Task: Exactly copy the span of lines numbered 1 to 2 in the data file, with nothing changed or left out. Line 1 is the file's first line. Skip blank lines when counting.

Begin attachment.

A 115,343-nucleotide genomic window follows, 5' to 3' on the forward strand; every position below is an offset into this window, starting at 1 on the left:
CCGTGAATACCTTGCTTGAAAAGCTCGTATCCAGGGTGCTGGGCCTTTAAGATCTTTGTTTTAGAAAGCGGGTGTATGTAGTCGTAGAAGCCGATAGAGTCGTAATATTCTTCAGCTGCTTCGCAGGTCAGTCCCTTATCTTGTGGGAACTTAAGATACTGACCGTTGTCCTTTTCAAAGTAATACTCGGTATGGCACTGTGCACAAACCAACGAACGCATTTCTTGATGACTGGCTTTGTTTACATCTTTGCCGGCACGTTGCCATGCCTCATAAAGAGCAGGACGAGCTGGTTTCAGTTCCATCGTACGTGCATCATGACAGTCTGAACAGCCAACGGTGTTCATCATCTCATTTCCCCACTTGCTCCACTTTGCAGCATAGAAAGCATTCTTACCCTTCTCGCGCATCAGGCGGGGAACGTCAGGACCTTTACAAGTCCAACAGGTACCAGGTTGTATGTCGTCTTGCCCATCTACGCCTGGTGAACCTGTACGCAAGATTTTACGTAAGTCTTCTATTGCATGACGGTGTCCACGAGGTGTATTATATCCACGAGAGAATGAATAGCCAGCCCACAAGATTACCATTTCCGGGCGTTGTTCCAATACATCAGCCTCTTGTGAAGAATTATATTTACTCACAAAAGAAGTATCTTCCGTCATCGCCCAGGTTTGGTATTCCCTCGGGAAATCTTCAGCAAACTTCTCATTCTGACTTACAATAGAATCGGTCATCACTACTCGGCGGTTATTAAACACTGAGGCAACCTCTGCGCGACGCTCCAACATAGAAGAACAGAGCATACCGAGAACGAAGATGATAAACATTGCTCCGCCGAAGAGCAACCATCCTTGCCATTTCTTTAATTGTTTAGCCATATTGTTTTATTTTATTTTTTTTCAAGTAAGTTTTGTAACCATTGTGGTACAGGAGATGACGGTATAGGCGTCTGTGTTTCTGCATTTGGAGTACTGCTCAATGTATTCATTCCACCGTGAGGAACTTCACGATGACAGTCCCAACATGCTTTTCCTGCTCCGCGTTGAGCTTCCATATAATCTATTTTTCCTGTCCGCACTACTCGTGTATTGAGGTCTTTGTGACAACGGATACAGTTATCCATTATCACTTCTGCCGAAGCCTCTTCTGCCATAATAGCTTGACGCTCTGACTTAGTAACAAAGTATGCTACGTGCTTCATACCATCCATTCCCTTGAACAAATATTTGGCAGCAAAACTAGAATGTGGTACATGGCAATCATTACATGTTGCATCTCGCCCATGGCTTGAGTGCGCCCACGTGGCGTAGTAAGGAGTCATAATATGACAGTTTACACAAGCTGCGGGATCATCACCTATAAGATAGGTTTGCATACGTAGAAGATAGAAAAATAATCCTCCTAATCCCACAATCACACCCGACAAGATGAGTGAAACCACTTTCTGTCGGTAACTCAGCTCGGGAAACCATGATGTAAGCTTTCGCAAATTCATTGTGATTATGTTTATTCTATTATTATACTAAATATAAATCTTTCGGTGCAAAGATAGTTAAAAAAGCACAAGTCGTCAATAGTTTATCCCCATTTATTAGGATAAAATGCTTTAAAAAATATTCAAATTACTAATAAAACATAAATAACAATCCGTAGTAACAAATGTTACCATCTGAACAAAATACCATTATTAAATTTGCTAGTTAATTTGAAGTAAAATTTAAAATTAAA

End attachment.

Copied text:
A 115,343-nucleotide genomic window follows, 5' to 3' on the forward strand; every position below is an offset into this window, starting at 1 on the left:
CCGTGAATACCTTGCTTGAAAAGCTCGTATCCAGGGTGCTGGGCCTTTAAGATCTTTGTTTTAGAAAGCGGGTGTATGTAGTCGTAGAAGCCGATAGAGTCGTAATATTCTTCAGCTGCTTCGCAGGTCAGTCCCTTATCTTGTGGGAACTTAAGATACTGACCGTTGTCCTTTTCAAAGTAATACTCGGTATGGCACTGTGCACAAACCAACGAACGCATTTCTTGATGACTGGCTTTGTTTACATCTTTGCCGGCACGTTGCCATGCCTCATAAAGAGCAGGACGAGCTGGTTTCAGTTCCATCGTACGTGCATCATGACAGTCTGAACAGCCAACGGTGTTCATCATCTCATTTCCCCACTTGCTCCACTTTGCAGCATAGAAAGCATTCTTACCCTTCTCGCGCATCAGGCGGGGAACGTCAGGACCTTTACAAGTCCAACAGGTACCAGGTTGTATGTCGTCTTGCCCATCTACGCCTGGTGAACCTGTACGCAAGATTTTACGTAAGTCTTCTATTGCATGACGGTGTCCACGAGGTGTATTATATCCACGAGAGAATGAATAGCCAGCCCACAAGATTACCATTTCCGGGCGTTGTTCCAATACATCAGCCTCTTGTGAAGAATTATATTTACTCACAAAAGAAGTATCTTCCGTCATCGCCCAGGTTTGGTATTCCCTCGGGAAATCTTCAGCAAACTTCTCATTCTGACTTACAATAGAATCGGTCATCACTACTCGGCGGTTATTAAACACTGAGGCAACCTCTGCGCGACGCTCCAACATAGAAGAACAGAGCATACCGAGAACGAAGATGATAAACATTGCTCCGCCGAAGAGCAACCATCCTTGCCATTTCTTTAATTGTTTAGCCATATTGTTTTATTTTATTTTTTTTCAAGTAAGTTTTGTAACCATTGTGGTACAGGAGATGACGGTATAGGCGTCTGTGTTTCTGCATTTGGAGTACTGCTCAATGTATTCATTCCACCGTGAGGAACTTCACGATGACAGTCCCAACATGCTTTTCCTGCTCCGCGTTGAGCTTCCATATAATCTATTTTTCCTGTCCGCACTACTCGTGTATTGAGGTCTTTGTGACAACGGATACAGTTATCCATTATCACTTCTGCCGAAGCCTCTTCTGCCATAATAGCTTGACGCTCTGACTTAGTAACAAAGTATGCTACGTGCTTCATACCATCCATTCCCTTGAACAAATATTTGGCAGCAAAACTAGAATGTGGTACATGGCAATCATTACATGTTGCATCTCGCCCATGGCTTGAGTGCGCCCACGTGGCGTAGTAAGGAGTCATAATATGACAGTTTACACAAGCTGCGGGATCATCACCTATAAGATAGGTTTGCATACGTAGAAGATAGAAAAATAATCCTCCTAATCCCACAATCACACCCGACAAGATGAGTGAAACCACTTTCTGTCGGTAACTCAGCTCGGGAAACCATGATGTAAGCTTTCGCAAATTCATTGTGATTATGTTTATTCTATTATTATACTAAATATAAATCTTTCGGTGCAAAGATAGTTAAAAAAGCACAAGTCGTCAATAGTTTATCCCCATTTATTAGGATAAAATGCTTTAAAAAATATTCAAATTACTAATAAAACATAAATAACAATCCGTAGTAACAAATGTTACCATCTGAACAAAATACCATTATTAAATTTGCTAGTTAATTTGAAGTAAAATTTAAAATTAAA